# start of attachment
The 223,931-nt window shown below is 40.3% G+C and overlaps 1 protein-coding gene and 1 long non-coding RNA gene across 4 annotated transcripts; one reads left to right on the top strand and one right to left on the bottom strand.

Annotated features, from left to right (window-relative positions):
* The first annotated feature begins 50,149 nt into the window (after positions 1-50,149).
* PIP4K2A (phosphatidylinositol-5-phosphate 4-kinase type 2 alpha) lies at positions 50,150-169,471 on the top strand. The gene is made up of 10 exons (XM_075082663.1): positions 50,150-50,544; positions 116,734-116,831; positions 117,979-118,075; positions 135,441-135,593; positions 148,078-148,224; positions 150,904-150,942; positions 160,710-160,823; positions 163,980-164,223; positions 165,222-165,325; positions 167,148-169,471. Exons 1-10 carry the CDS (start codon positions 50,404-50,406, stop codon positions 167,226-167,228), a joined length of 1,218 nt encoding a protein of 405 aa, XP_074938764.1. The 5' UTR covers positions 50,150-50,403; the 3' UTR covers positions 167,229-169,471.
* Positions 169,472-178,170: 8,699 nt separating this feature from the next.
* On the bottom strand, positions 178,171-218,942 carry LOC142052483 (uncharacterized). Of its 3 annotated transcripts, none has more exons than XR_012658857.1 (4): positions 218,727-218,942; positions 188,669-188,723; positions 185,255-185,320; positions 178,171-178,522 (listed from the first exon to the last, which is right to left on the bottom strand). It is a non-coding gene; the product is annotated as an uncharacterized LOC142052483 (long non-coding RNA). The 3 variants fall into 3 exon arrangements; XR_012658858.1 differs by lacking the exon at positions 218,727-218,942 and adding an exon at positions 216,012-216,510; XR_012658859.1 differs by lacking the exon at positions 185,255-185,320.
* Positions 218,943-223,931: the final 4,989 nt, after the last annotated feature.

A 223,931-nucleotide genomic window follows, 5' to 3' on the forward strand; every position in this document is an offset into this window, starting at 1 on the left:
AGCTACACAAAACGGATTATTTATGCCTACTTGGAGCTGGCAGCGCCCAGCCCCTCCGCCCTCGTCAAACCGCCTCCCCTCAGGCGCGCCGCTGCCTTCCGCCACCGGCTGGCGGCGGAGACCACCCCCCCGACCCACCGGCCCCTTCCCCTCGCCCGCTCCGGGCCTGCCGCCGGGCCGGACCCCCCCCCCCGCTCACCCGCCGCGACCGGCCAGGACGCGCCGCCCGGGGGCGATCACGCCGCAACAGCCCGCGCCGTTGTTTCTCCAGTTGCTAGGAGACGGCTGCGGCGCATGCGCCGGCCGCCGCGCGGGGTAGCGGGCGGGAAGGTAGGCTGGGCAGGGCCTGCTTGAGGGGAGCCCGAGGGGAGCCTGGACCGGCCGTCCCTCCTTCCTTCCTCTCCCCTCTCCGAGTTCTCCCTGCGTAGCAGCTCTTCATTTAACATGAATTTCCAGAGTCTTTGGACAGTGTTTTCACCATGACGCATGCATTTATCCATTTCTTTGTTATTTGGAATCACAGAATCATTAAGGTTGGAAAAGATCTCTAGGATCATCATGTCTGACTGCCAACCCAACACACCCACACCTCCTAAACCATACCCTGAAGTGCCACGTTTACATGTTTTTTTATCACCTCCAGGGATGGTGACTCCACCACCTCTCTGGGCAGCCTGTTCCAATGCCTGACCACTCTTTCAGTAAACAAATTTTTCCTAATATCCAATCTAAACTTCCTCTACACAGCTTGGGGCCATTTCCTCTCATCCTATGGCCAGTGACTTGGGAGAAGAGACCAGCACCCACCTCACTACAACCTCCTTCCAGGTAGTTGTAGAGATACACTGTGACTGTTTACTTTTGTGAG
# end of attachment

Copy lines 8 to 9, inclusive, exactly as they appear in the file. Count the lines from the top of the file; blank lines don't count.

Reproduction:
A 223,931-nucleotide genomic window follows, 5' to 3' on the forward strand; every position in this document is an offset into this window, starting at 1 on the left:
AGCTACACAAAACGGATTATTTATGCCTACTTGGAGCTGGCAGCGCCCAGCCCCTCCGCCCTCGTCAAACCGCCTCCCCTCAGGCGCGCCGCTGCCTTCCGCCACCGGCTGGCGGCGGAGACCACCCCCCCGACCCACCGGCCCCTTCCCCTCGCCCGCTCCGGGCCTGCCGCCGGGCCGGACCCCCCCCCCCGCTCACCCGCCGCGACCGGCCAGGACGCGCCGCCCGGGGGCGATCACGCCGCAACAGCCCGCGCCGTTGTTTCTCCAGTTGCTAGGAGACGGCTGCGGCGCATGCGCCGGCCGCCGCGCGGGGTAGCGGGCGGGAAGGTAGGCTGGGCAGGGCCTGCTTGAGGGGAGCCCGAGGGGAGCCTGGACCGGCCGTCCCTCCTTCCTTCCTCTCCCCTCTCCGAGTTCTCCCTGCGTAGCAGCTCTTCATTTAACATGAATTTCCAGAGTCTTTGGACAGTGTTTTCACCATGACGCATGCATTTATCCATTTCTTTGTTATTTGGAATCACAGAATCATTAAGGTTGGAAAAGATCTCTAGGATCATCATGTCTGACTGCCAACCCAACACACCCACACCTCCTAAACCATACCCTGAAGTGCCACGTTTACATGTTTTTTTATCACCTCCAGGGATGGTGACTCCACCACCTCTCTGGGCAGCCTGTTCCAATGCCTGACCACTCTTTCAGTAAACAAATTTTTCCTAATATCCAATCTAAACTTCCTCTACACAGCTTGGGGCCATTTCCTCTCATCCTATGGCCAGTGACTTGGGAGAAGAGACCAGCACCCACCTCACTACAACCTCCTTCCAGGTAGTTGTAGAGATACACTGTGACTGTTTACTTTTGTGAG